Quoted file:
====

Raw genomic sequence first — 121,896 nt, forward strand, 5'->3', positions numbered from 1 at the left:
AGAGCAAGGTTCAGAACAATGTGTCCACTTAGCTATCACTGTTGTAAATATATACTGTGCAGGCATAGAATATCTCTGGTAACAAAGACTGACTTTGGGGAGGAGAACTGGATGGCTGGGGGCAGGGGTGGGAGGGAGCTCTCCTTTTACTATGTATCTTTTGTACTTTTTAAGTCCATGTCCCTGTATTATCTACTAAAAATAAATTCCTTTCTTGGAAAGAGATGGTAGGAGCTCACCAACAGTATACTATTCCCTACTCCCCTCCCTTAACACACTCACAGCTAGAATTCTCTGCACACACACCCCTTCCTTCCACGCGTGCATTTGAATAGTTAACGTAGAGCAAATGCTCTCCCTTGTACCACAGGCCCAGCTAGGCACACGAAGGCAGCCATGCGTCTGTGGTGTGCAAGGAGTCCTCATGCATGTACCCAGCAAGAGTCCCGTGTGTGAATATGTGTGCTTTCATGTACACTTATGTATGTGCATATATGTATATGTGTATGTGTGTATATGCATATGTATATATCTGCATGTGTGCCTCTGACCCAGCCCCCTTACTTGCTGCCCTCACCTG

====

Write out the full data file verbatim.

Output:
Raw genomic sequence first — 121,896 nt, forward strand, 5'->3', positions numbered from 1 at the left:
AGAGCAAGGTTCAGAACAATGTGTCCACTTAGCTATCACTGTTGTAAATATATACTGTGCAGGCATAGAATATCTCTGGTAACAAAGACTGACTTTGGGGAGGAGAACTGGATGGCTGGGGGCAGGGGTGGGAGGGAGCTCTCCTTTTACTATGTATCTTTTGTACTTTTTAAGTCCATGTCCCTGTATTATCTACTAAAAATAAATTCCTTTCTTGGAAAGAGATGGTAGGAGCTCACCAACAGTATACTATTCCCTACTCCCCTCCCTTAACACACTCACAGCTAGAATTCTCTGCACACACACCCCTTCCTTCCACGCGTGCATTTGAATAGTTAACGTAGAGCAAATGCTCTCCCTTGTACCACAGGCCCAGCTAGGCACACGAAGGCAGCCATGCGTCTGTGGTGTGCAAGGAGTCCTCATGCATGTACCCAGCAAGAGTCCCGTGTGTGAATATGTGTGCTTTCATGTACACTTATGTATGTGCATATATGTATATGTGTATGTGTGTATATGCATATGTATATATCTGCATGTGTGCCTCTGACCCAGCCCCCTTACTTGCTGCCCTCACCTG